Leadership: The Hardest Thing

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I had a rough night. The baby fussed and cried all night and I didn’t get much sleep. Right before I left for work, I had a spat with my wife. Then, there was the awful traffic. To top it off, I spilled coffee on myself. I figured I had reasons to be a little grumpy.

About mid-morning, my boss came into my office and closed the door. “You seem a little touchy this morning,” he said. I told him about the baby and the awful traffic and spilling coffee. He listened. Then he spoke.

“You know, Wally, a year from now, those people may remember how you acted. They won’t remember that you had good reason.”

Leadership by Example Is A Double-Edged Sword

Leadership by example is the most potent part of leadership. That’s great when you’re setting a good example. It’s not so great when you’re not.

People are always watching you for clues about how to act. That means what you do is especially important. The example you set turns out to be the behavior you get.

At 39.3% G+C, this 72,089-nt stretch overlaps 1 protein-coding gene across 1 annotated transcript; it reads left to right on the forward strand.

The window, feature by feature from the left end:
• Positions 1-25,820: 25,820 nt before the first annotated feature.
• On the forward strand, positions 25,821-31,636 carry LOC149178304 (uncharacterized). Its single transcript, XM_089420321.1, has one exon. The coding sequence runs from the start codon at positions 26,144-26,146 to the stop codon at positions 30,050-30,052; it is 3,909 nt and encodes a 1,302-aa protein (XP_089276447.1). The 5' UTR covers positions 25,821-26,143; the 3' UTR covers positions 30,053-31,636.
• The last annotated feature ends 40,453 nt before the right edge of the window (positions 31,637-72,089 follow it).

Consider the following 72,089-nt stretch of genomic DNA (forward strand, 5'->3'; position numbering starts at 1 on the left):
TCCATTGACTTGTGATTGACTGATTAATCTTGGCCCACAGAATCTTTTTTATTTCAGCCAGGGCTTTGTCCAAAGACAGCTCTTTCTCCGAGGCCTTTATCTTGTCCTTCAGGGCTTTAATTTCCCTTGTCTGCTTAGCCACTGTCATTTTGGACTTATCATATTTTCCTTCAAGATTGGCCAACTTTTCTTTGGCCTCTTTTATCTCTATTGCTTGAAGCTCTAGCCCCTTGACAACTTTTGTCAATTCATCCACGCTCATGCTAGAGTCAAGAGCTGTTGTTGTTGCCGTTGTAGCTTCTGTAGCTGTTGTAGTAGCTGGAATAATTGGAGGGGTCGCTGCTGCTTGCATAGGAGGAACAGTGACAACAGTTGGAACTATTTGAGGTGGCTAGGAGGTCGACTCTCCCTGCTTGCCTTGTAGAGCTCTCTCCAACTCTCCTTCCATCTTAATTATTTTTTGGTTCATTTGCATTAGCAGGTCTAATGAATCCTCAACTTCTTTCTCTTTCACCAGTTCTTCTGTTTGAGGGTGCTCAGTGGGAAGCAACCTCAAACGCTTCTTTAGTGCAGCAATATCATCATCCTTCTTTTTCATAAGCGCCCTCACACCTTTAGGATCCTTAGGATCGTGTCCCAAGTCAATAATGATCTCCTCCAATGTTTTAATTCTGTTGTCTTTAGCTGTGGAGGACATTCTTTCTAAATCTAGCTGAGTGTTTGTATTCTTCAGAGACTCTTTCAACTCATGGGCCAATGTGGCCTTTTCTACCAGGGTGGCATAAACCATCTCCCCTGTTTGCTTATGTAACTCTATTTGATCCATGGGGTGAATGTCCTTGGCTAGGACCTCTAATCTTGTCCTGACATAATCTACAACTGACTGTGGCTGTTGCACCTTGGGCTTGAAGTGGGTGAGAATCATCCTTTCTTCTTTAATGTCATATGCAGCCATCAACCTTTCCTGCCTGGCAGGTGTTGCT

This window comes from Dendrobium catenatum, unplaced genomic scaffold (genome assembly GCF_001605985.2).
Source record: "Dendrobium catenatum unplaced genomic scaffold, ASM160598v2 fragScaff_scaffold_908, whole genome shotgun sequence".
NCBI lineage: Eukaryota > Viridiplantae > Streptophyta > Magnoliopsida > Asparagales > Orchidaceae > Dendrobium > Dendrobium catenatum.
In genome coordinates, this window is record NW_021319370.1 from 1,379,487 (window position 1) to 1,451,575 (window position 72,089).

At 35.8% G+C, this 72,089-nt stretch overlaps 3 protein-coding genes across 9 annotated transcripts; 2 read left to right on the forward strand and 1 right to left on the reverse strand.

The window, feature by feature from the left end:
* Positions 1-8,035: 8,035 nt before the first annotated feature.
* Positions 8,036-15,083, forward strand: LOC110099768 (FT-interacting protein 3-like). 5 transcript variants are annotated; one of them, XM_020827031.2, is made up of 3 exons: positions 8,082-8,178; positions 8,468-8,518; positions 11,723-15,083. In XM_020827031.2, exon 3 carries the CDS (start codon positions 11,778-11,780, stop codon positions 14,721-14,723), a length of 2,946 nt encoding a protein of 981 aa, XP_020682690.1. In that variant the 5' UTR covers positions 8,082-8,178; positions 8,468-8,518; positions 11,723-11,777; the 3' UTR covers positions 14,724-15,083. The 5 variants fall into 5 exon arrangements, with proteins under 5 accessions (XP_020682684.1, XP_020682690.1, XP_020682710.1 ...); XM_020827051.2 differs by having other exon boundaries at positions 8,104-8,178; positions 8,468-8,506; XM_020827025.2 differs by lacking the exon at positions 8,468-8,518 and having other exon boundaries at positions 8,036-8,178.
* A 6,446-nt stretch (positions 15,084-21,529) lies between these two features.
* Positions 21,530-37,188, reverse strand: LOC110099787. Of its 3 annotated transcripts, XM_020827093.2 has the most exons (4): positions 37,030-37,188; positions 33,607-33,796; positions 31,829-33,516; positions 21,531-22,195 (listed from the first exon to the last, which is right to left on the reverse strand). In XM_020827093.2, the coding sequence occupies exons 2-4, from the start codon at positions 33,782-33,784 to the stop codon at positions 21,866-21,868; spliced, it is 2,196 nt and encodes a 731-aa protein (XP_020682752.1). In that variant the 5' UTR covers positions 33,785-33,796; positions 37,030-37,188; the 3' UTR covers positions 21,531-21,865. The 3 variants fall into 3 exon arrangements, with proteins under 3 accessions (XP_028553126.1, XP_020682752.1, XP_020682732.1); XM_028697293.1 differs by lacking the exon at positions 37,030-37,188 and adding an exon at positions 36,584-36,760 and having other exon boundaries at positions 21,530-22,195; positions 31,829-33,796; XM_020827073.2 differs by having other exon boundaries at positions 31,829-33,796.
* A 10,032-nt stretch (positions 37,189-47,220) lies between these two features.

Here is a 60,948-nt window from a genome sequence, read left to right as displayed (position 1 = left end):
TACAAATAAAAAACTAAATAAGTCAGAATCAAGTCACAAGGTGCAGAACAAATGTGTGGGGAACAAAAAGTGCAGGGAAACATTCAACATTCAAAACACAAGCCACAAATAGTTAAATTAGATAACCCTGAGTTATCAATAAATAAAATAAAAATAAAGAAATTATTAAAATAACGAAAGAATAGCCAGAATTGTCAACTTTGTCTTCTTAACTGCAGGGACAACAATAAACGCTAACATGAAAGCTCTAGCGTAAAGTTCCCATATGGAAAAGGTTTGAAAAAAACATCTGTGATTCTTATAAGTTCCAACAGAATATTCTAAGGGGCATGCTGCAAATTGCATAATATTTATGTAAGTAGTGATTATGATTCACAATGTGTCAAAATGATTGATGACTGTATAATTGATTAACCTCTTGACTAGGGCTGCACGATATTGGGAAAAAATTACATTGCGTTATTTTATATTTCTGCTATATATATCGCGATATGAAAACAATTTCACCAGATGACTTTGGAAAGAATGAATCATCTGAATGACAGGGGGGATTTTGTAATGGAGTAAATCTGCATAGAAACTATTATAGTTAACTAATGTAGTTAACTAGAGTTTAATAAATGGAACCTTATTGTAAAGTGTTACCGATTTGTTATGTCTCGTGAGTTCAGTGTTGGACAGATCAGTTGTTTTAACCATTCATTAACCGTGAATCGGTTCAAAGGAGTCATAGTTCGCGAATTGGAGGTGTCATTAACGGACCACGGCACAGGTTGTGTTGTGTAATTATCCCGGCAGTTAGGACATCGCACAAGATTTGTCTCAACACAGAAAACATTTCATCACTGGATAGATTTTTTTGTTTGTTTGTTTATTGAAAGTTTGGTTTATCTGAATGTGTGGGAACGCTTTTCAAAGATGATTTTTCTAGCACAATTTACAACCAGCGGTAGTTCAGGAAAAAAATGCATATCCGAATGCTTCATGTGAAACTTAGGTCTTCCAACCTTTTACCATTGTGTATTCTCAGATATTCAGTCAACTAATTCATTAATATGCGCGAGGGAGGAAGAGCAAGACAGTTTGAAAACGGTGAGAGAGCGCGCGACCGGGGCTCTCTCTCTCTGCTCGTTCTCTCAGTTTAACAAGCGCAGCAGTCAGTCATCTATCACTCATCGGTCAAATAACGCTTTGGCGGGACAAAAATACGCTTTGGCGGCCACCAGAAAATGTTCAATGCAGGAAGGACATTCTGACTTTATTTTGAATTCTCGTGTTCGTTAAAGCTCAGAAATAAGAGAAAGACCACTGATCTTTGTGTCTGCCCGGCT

George Patton put it another way. “You are always on parade.” In my mother’s words you must always be, “on your best behavior.”

The Hardest Part of Leadership

There are a lot of hard parts to leadership. Talking to people about performance and behavior is hard. Firing someone is viciously hard. But the hardest thing is that you must set the example.

You are on parade all day, every day. You must set a good example when the baby cried all night and you spilled coffee on yourself.

You Can’t Do It

You can’t do it. Whenever we try for perfection, we come up short. That’s part of being human. You can count on the fact you’re going to have days when you’re grumpy, when you set a bad example, when you do things you’re not proud of. You can count on the fact people will remember.

You’ve only got one option. As I wrote in Become A Better Boss One Tip at A Time, “If you mess up, fess up and fix it.”

There’s more. Remember that the people who work with you aren’t any better at perfection than you are. So, practice forgiveness. Cut them some slack.

Bottom Line

The hardest part of leadership is setting a good example all day, every day, even when it’s hard. In fact, you can’t do it. You’ll come up short from time to time. When that happens, apologize. And remember, the folks who work for you aren’t perfect, either. Forgive them. Cut them some slack.

We all need grace.

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